“Okay, so this is more than a dream and you’re really real,” she told the blonde as she caught up with her. “So tell me, St. Tara, why me? Why not Willow? Or even Giles?”
“First of all, like I said, you’re a slayer,” Tara explained. “Makes it easier to get into your dreams. As for Willow, she’s got enough guilt going on at the moment. I’m here to help her, not make things worse. And Mr. Giles…as much as I adore him, he might just dismiss me as a dream and forget what I had to say.”
“Plenty of slayers around,” Kennedy said. “Faith or Vi or even Willow’s squirt. Why me?”
“Goddess, you are stubborn!” Tara laughed. “But that’s good. I don’t think you’d have caught Willow without it.” Tara’s lip rose in a sexy smirk. “Of course, she’s definitely worth the chase.”
“Can this get any more disturbing?” Kennedy asked rhetorically.
“Yeah, but for your sake I won’t go there,” the blonde laughed again, the sweet sound echoing through the park.
“What’s going on, Tara?” Kennedy said. “I’d like to wake up now, so just say what you have to say and be on your way, okay?”
“Something is blocking Willow’s magic,” Tara began, growing serious once again. “She can’t cast any spells.”
“And this is a bad thing?” Kennedy sneered.
Tara paused and looked at Kennedy. “I know magic hasn’t been good for your relationship with Willow, Kennedy,” she said. “I know it’s come between you two many times, but you have to understand, magic is a part of Willow. It’s what she is and it always will be. You’re going to have to learn to accept that.”
“Look who’s talking,” Kennedy challenged. “You’re the one who left her when she got out of control.”
“I did what I had to at the time,” Tara said, her voice remaining calm in spite of Kennedy’s tone. “Willow knows that. She’s in control of her magic now, it no longer controls her.”
“Yeah, but if she couldn’t do magic…” Kennedy broke off, her eyes looking into the distance.
“You won’t do that, Kennedy,” Tara said, gently.
“What?” Kennedy said, looking guiltily at the witch.
“You know – ignore my message. Willow needs her magic,” she explained. “The watchers need her, the slayers, too, and most importantly, that boy who was taken needs her. They all need Willow with magic more than you need Willow without it.”
“I wouldn’t…” Kennedy said. “I mean, I know she does…”
“I get it,” Tara said, resuming their journey along the path. “Something is blocking Willow’s magic. The information she needs to break it can be found in a book. Not in any of the books at the Council, but one does exist in Cleveland.”
“Where?” Kennedy asked, as if glad Tara had gotten back to the point.
“A store called Becca’s Books. It’s in a box in the storage closet on a gray metal rack near the floor. The owner doesn’t even know she has it – it came in a shipment she got at an auction. It’s easy to recognize, there’s a woodcut of demonic angels on the cover.”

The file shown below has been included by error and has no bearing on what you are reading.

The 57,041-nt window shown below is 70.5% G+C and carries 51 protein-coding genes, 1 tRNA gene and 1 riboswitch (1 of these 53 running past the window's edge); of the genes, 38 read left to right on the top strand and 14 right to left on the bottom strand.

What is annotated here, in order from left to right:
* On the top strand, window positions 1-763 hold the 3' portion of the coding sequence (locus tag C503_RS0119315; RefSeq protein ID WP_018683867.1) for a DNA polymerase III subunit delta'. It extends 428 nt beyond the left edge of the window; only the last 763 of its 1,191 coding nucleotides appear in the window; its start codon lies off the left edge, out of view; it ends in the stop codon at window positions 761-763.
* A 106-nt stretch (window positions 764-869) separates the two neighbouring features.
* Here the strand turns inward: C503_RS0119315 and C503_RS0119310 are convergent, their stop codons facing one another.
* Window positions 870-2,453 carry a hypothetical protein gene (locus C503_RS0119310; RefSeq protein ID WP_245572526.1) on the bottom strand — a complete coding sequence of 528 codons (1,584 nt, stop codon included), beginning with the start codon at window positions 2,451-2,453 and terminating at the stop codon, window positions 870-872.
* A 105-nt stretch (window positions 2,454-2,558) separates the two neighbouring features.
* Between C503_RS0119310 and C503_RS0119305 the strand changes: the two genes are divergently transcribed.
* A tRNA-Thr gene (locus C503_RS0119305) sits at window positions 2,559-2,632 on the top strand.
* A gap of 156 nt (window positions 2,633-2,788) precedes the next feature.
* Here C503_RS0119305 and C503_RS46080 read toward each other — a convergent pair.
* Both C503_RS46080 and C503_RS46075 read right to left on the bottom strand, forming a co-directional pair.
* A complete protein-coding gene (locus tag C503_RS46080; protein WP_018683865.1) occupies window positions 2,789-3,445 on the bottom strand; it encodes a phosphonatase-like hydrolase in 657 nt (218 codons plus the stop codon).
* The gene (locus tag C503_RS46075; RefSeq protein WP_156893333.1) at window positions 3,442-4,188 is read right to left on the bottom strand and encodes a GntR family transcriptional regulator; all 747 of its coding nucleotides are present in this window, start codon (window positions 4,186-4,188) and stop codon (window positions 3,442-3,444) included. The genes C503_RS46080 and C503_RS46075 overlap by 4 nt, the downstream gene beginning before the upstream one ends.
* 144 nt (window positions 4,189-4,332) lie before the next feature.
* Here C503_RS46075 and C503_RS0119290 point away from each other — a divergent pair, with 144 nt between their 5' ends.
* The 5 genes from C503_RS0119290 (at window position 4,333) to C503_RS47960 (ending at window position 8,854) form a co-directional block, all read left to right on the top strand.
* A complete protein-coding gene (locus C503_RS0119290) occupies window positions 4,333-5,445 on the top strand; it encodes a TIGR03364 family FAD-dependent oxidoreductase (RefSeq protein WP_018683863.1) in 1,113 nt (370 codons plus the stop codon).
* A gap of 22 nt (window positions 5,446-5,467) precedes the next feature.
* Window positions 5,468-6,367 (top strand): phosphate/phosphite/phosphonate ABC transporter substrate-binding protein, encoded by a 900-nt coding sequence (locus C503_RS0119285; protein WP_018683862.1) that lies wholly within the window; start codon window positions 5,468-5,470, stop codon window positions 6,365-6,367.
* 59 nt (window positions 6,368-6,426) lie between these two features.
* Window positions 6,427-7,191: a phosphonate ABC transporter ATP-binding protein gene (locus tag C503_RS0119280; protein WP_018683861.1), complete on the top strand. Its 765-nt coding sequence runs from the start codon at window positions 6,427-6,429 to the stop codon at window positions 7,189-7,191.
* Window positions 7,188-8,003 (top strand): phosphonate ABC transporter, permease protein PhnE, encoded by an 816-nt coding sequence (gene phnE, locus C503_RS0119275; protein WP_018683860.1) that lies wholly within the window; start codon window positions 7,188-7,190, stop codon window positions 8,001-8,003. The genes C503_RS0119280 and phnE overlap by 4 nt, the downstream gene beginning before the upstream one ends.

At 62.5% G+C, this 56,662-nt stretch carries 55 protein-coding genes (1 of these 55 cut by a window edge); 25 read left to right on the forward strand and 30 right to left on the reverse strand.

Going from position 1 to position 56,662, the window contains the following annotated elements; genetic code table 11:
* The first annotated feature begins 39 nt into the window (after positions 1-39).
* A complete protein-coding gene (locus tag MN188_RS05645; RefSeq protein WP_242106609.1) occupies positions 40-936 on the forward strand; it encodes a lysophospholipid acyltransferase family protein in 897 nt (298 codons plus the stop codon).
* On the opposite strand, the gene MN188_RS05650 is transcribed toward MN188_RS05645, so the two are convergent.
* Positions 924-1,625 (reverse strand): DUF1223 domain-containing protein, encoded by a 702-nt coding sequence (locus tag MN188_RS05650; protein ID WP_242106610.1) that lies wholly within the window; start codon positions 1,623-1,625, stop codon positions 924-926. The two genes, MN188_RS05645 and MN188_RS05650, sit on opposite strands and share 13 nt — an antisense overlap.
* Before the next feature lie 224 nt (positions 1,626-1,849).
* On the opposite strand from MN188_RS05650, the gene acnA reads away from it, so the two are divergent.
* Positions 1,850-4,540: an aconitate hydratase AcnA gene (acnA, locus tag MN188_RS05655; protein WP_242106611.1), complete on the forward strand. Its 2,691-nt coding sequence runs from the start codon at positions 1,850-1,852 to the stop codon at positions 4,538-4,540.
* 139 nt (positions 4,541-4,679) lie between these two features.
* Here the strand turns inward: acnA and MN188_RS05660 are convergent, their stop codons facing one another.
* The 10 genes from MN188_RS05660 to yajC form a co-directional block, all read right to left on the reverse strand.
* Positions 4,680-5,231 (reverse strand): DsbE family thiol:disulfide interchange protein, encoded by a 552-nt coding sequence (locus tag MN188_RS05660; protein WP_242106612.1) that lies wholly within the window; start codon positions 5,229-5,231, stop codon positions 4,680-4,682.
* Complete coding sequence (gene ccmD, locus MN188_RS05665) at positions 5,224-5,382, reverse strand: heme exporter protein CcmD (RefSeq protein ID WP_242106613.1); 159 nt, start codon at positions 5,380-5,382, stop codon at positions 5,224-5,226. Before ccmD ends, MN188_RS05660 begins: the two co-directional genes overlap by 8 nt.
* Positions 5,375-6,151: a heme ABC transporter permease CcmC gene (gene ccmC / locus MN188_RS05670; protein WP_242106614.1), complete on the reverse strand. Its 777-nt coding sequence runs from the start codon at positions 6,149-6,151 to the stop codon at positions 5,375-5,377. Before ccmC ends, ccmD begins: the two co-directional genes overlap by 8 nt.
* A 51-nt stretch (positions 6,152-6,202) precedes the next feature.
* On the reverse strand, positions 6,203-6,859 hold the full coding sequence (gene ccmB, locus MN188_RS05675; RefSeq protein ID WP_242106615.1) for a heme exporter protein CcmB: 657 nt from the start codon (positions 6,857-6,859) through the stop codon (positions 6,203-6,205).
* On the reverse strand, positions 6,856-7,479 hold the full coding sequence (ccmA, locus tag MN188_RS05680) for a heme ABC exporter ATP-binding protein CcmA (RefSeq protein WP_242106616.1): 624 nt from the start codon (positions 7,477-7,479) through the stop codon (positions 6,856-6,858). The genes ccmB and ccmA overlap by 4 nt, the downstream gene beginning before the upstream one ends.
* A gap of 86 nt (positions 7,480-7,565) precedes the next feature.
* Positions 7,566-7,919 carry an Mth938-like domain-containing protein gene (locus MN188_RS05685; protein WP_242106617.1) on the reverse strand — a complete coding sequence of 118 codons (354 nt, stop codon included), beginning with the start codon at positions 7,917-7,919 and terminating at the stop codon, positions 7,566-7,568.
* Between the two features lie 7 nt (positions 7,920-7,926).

Kennedy thought over the information. “How do I know you’re real? I mean, this could be another trap set up by some big bad, a trick played on us by the same group who snatched Jeff.” Kennedy gave a short bark of laughter. “I mean, last year we were up to our ears in fake dead folks, maybe it’s your turn.”
Tara paused. “Fair enough,” she finally said. “How about this? Ask Willow about the time she started a fire at the beach, but made a rainstorm too.”
Kennedy looked at her confused. “What?”
“Just ask her, Sweetie,” Tara said.
“Okay,” Kennedy reluctantly agreed, pouting her lower lip.
Tara gave her a broad smile and the world grew dark.
Watchers Council – Infirmary – Same Time
Kennedy’s eyes snapped open. Her upper body convulsed reflexively as the pain hit her conscious mind. Willow felt the movement and also jerked awake, her head coming off its resting place on her arm.
“Ken?” she said, blinking her eyes as if trying to shake away the sleep. “You okay, Sweetie?”
“Sweetie,” Kennedy groaned, her eyes squeezing shut again as the bright light of the infirmary hit them. “She called me Sweetie, too.”
“What?” Willow asked, confused. “Who?”
“The book,” Kennedy whispered. “She said you need a book.”
“What book? Who are you talking about, Ken?”
“Tara,” Kennedy answered. Willow’s face turned white.
“Tara?” Willow repeated. “Ken, what –?” Willow broke off as the doctor came into the room.
“She’s awake?” he asked, moving to the side of the bed opposite Willow and lifting her wrist to take the Slayer’s pulse.
“Yeah, I’m awake. In pain, but awake,” Ken mumbled, and then turned her head to the side so she could look at her lover. “Willow, listen. Tara said the information you need to unblock your magic is in a book at a bookstore.”
“Kennedy, how did you know my magic is blocked?” Willow asked, her face frantic as she tried to digest all the information.
“Tara told me,” Kennedy said and gave a weak chuckle. “My first slayer dream. Don’t think it’s one I’m gonna forget.”
“How do you know it was really Tara?” Willow asked. “I mean, it…it could have been…”
Kennedy squeezed her eyes shut again, the pain overcoming her. “She said…you tried to make a fire, but made a rainstorm instead. You guys were on a beach?”
Willow’s closed her eyes a moment, looking as if she was ready to break down. Then her face hardened and she took a deep breath, turning to the doctor, “Find someone to get Giles, please.”
The doctor nodded and quickly left to do as she asked.
Fade to Black
End of Act One